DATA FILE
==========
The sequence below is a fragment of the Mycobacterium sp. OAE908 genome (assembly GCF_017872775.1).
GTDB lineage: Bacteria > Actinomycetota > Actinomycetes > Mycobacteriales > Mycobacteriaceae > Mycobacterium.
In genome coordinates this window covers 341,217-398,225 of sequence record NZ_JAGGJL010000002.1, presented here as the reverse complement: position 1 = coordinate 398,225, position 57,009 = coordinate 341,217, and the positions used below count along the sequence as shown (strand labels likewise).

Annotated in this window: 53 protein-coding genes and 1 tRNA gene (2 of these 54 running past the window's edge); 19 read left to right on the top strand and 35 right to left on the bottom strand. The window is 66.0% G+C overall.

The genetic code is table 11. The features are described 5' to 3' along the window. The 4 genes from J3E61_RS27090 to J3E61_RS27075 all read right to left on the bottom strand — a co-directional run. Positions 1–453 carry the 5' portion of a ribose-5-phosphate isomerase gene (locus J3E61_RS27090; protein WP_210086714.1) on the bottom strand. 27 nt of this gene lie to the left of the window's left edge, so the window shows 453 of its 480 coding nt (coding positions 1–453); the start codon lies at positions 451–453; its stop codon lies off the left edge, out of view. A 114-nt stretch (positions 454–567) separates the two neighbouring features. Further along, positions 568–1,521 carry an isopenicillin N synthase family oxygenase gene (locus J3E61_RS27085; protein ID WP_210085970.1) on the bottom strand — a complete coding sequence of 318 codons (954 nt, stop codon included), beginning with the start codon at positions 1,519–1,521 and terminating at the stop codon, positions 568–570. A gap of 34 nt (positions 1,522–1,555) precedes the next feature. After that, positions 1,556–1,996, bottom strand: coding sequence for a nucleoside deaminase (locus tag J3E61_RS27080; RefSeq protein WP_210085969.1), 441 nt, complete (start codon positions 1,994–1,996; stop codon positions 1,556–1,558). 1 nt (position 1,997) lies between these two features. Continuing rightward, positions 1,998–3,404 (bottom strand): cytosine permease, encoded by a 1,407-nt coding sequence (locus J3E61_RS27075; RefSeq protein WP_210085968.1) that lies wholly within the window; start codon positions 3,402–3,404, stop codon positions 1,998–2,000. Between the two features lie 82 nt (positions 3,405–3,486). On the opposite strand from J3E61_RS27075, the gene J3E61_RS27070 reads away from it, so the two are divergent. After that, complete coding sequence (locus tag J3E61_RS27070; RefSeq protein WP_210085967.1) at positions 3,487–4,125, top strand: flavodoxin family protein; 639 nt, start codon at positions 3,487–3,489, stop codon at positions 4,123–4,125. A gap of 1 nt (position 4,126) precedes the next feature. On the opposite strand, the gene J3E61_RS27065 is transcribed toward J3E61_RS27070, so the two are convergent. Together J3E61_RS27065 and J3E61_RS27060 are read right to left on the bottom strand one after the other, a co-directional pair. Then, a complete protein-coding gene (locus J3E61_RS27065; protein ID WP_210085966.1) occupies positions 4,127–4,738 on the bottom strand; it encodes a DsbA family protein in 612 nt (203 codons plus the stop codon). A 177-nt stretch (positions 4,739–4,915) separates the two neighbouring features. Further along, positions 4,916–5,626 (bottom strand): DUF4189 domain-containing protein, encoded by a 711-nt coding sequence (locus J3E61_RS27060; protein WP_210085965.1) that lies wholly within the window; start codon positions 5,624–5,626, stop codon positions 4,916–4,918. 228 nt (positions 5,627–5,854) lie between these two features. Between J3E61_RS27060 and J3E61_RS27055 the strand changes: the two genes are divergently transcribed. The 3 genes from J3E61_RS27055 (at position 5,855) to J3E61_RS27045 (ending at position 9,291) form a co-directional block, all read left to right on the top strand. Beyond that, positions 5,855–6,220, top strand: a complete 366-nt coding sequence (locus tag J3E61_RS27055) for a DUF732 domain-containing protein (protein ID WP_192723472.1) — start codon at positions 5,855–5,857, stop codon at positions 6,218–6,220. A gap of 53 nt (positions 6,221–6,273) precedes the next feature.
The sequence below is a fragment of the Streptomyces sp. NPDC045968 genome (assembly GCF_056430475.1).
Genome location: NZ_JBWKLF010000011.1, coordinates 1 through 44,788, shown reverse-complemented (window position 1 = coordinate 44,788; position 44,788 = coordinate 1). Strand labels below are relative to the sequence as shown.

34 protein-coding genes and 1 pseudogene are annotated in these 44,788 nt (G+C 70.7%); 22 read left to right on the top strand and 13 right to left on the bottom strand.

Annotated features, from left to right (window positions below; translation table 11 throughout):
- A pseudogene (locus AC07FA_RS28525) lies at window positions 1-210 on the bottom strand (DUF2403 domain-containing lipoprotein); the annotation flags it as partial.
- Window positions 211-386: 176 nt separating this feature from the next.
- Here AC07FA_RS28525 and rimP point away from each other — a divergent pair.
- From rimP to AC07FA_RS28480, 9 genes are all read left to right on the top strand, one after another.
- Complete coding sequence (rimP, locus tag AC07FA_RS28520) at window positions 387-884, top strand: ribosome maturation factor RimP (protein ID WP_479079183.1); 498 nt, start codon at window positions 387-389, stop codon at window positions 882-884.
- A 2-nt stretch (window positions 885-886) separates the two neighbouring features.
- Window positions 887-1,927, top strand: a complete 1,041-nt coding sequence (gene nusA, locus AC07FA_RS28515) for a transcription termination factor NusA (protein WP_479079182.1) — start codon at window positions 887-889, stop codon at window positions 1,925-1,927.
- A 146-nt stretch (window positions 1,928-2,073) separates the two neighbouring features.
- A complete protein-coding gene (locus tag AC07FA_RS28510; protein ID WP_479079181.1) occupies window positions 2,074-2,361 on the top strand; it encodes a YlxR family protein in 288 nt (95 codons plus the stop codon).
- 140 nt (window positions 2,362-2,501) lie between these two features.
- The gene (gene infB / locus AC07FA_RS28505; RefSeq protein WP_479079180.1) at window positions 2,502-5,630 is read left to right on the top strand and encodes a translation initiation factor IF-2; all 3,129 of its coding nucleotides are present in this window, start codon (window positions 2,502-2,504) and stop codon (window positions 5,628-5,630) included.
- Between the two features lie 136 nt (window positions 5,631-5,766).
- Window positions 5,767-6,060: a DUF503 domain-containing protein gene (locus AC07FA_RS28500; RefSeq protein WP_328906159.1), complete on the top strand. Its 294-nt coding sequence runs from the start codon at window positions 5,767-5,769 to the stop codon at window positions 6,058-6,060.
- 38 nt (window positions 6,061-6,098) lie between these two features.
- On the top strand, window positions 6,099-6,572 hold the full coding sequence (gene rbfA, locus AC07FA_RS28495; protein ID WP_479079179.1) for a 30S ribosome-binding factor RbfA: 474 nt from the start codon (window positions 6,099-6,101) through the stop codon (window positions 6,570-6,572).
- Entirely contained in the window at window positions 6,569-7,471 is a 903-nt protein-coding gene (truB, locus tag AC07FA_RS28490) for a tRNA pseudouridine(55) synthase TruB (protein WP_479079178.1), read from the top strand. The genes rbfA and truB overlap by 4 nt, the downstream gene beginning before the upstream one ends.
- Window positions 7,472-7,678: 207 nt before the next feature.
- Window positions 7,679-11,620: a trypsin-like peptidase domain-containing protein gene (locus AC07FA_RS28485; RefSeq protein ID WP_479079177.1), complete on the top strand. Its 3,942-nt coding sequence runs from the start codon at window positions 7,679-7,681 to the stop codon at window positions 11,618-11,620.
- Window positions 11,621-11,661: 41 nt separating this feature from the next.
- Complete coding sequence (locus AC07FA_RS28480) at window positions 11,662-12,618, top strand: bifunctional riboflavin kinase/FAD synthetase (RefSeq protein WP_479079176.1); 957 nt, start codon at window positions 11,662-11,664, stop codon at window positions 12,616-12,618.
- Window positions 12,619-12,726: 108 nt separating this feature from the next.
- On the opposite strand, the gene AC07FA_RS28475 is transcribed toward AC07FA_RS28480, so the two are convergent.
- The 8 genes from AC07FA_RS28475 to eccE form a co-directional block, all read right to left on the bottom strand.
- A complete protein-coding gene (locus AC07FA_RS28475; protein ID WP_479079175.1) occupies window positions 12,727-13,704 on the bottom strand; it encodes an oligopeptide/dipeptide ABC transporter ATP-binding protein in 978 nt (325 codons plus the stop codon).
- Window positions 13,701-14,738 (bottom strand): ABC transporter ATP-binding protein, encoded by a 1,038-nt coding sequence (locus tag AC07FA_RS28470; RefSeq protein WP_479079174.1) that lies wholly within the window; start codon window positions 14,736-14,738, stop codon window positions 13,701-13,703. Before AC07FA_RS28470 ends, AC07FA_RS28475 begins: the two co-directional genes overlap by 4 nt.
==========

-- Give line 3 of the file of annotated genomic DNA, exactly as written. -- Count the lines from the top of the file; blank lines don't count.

In genome coordinates this window covers 341,217-398,225 of sequence record NZ_JAGGJL010000002.1, presented here as the reverse complement: position 1 = coordinate 398,225, position 57,009 = coordinate 341,217, and the positions used below count along the sequence as shown (strand labels likewise).